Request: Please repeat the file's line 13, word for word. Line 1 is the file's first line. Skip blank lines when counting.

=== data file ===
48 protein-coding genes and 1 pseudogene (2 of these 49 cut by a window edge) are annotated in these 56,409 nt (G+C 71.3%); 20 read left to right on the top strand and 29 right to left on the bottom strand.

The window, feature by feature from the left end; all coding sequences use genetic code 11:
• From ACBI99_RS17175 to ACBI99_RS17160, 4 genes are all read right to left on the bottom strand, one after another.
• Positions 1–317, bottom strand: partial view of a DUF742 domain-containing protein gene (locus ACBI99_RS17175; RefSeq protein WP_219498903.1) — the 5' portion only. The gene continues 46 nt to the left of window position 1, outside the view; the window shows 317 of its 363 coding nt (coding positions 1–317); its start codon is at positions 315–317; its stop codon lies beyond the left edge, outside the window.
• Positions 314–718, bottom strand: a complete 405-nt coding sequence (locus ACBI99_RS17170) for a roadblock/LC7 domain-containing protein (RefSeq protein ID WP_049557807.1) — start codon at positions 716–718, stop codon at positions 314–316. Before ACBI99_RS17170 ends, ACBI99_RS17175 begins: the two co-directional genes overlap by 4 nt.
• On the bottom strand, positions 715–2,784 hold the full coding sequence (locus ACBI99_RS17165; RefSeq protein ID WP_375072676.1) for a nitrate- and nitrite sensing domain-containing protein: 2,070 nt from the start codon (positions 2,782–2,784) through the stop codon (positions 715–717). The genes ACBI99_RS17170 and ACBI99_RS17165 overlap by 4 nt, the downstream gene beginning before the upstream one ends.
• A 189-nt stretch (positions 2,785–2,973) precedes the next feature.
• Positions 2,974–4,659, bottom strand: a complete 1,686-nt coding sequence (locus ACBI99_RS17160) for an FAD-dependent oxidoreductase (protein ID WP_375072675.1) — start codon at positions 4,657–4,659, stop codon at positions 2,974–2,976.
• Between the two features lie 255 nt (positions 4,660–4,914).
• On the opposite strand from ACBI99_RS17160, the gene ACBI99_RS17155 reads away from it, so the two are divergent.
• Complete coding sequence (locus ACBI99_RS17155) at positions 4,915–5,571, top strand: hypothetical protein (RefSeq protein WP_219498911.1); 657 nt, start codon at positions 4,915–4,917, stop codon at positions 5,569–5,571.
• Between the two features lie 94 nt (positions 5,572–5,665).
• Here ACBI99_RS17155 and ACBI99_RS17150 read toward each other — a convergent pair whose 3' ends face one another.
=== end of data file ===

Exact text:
• Here ACBI99_RS17155 and ACBI99_RS17150 read toward each other — a convergent pair whose 3' ends face one another.